Edgar Vivar and his confession about the tragic end of ‘São del 8’

Édgar Vivar in Mexico in 2022. (Photo by Jaime Nogales/Medios y Media/Getty Images)

By Alejandro Feregrino. The television series ‘El Chao del 8’ is perhaps the most important comedy show on Mexican television.

‘Chao’ started as a painting and had its own project from 1973 to 1980. It was later integrated as part of ‘Chespirito’ and continued until 1992, when creator Roberto Gómez Bolaños rejected the decision of ‘Chespirito’ to change weekends, ending its broadcasts.

But when the show ended, Édgar Vivar, who played ‘Señor Barriga’ and the boy ‘Ñoño’, didn’t even get a thank you from Televisa.

“Not even thank you very much. I came to find out from the newspaper, I swear. They didn’t notify me,” he told Darío Ripoll in an interview for his YouTube channel ‘Acapulco en la azotea’.

After reading the news, he called Gomez Bolanos and asked him what had happened. Later, the producer explained that Televisa had plans to turn Canal de los Estrellas into Canal de los Telenovelas.

“It didn’t work and they soon reverted to the format we still know, but that’s the telenovelas channel,” he recalls.

Of all the shows on the channel at the time – Vivar explained – only ‘El Chavo del 8’ and ‘Mujer, casos de la vida real’, hosted by Silvia Pinal, did Televisa want to recover.

But Gómez Bolaños didn’t let that happen and wanted to end the program, which is watched by more than 350 million people every week in most of the Americas.

“Roberto told me something that weighed heavily on me: ‘We need holidays’ and I told him ‘you’re absolutely right'”.

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Édgar Vivar at a press conference to launch Fundación Chespirito postcards in 2010.  (Photo by Angel Delgado/Clasos.com/LatinContent via Getty Images)

Édgar Vivar at a press conference to launch Chespirito Foundation postcards in 2010. (Photo by Angel Delgado/Clasos.com/LatinContent via Getty Images)

A period of depression

After a short break, Vivar tried to continue his career as an actor, but he ran into a complicated reality: after years of playing ‘Señor Barriga’, ‘oño’ and ‘Botijas’, it was very difficult to break away. Those characters in the audience’s imagination.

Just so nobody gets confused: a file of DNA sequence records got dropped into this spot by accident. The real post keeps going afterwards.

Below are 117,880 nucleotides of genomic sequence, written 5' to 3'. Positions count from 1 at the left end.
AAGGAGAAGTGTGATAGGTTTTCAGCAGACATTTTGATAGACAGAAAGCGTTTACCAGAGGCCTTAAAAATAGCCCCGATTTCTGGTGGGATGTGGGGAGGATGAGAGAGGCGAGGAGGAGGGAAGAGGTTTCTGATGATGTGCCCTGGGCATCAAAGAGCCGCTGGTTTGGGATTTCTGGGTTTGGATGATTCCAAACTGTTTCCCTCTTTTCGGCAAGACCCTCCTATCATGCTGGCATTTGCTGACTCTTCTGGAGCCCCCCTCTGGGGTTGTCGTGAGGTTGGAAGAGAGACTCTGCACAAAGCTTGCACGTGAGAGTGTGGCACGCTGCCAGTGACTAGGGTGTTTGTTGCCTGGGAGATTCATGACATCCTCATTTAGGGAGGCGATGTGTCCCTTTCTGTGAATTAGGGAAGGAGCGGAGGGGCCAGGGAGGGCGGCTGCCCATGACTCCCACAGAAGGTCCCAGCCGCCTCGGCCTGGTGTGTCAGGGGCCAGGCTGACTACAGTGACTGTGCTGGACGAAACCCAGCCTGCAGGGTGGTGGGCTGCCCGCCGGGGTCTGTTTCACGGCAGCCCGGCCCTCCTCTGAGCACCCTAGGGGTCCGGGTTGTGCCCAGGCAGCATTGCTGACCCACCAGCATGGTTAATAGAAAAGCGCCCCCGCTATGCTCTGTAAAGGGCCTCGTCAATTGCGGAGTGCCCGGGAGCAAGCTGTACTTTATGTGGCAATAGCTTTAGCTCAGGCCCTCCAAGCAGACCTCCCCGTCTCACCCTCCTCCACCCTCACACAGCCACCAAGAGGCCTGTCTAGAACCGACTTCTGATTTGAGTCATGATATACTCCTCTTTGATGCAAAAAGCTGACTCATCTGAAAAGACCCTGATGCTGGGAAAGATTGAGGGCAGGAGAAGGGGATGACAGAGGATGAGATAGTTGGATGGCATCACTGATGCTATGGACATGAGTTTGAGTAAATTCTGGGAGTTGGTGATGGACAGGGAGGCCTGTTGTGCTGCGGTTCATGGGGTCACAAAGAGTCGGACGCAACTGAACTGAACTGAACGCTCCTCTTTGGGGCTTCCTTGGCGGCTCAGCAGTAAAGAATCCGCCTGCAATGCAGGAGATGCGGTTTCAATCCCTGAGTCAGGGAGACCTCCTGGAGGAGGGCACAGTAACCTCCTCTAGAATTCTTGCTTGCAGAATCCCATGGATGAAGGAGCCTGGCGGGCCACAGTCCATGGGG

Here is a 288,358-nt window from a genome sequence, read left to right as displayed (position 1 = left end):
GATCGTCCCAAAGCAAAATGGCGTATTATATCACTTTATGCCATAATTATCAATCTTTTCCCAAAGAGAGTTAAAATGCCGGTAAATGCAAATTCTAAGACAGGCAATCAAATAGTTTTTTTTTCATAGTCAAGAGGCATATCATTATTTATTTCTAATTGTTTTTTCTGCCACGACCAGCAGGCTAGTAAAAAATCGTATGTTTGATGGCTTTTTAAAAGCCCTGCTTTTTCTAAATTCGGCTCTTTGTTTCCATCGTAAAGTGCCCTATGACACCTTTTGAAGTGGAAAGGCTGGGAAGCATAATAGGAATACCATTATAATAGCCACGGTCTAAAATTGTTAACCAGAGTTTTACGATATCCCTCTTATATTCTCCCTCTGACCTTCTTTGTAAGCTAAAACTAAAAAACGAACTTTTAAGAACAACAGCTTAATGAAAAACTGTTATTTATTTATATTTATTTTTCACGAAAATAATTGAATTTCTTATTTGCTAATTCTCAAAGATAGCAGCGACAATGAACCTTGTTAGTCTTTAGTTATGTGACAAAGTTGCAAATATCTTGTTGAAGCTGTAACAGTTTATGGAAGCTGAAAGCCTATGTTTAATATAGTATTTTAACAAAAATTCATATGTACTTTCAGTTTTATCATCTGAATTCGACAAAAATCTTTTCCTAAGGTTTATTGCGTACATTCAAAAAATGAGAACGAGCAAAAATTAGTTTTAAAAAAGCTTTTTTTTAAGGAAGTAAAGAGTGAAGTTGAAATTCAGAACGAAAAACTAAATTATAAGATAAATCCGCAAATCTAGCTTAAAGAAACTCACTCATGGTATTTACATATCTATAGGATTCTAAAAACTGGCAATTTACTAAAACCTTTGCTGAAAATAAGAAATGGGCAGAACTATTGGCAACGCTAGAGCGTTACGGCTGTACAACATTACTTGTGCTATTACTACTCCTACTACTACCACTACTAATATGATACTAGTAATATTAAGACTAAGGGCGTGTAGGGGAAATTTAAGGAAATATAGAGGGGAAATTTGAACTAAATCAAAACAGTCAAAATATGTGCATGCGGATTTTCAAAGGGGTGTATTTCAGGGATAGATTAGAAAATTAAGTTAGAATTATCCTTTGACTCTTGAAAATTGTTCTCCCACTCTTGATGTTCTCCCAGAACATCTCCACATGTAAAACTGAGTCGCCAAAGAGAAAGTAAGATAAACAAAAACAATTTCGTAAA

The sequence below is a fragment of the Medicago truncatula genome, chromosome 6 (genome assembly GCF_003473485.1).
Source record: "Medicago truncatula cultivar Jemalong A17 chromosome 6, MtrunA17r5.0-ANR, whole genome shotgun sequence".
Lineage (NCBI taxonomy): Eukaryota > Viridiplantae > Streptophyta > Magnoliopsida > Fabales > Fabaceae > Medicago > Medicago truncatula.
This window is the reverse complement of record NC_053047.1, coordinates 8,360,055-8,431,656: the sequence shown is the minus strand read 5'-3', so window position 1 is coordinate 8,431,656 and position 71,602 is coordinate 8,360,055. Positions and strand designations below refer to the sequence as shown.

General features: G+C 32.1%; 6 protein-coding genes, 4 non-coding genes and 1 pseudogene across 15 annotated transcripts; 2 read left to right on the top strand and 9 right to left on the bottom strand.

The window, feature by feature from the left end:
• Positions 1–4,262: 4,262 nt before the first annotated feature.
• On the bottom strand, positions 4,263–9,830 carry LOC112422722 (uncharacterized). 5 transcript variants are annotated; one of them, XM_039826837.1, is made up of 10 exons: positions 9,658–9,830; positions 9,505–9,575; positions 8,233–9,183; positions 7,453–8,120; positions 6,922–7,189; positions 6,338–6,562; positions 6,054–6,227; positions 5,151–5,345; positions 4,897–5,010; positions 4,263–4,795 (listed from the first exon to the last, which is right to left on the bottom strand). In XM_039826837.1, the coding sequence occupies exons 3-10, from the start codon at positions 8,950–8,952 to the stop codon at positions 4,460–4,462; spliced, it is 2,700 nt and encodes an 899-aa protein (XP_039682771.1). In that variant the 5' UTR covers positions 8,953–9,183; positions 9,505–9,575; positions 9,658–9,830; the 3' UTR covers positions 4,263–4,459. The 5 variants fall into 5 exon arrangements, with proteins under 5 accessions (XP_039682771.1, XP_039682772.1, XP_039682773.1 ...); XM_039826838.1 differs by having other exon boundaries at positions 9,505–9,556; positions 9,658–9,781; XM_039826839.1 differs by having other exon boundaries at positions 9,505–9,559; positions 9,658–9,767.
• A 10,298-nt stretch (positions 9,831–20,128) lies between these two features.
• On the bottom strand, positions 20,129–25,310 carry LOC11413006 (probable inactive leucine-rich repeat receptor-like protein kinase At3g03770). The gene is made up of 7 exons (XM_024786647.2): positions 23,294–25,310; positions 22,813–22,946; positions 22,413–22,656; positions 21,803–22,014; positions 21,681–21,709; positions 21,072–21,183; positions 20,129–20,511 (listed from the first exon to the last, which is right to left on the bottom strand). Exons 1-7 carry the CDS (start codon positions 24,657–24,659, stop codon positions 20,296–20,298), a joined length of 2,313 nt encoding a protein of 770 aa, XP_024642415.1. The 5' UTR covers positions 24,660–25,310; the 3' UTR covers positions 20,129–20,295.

“At first – he admits- I was depressed, but it lasted for about three months and I said ‘It’s not over’. So I grabbed my little things and went to Spain, I went to Argentina, where I produced things, I was with Adriana Barraza (…) Produced a series that gave me new energy”.

In Bolivia, Argentina and other countries where “El Sao del 8” is well known, he continued to perform in comedy and circuses with the characters that made him famous.

“You have to find yourself and renew yourself, it gives you new energy, and above all it makes you see how efficient it can be (…) Now I see it from afar, it’s good that it’s happening.”

In recent decades, after overcoming some life-threatening physical problems and losing dozens of kilos, Vivar has strongly resumed his acting career with projects in various countries.

For example, he was the voice of chef Auguste Gusteau in ‘Ratatouille’ and ‘Duck’ in ‘Up: A High Adventure’; In Juan Antonio Bayona’s ‘El Orfanato’, he was a unique psychiatrist; He also appeared in the American film ‘Panditas’ alongside Penélope Cruz and Salma Hayek.

But for him, the years of ‘El Chao’ and ‘Cesspirito’ are the ones he will always treasure in his heart.

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“I can walk from the Rio Grande – he told Omar Chaparro some time ago – no! I think from Alaska to Tierra del Fuego, I have friends I don’t know”.

Even though he had a thorn stuck in Televisa, Edgar Vivar always thanked ‘Cespirito’ for the opportunity to be a part of his shows.

“Roberto was an exceptional man in many ways. He never sought fame, and I always said that fame should be the result of your work, not your goal.”

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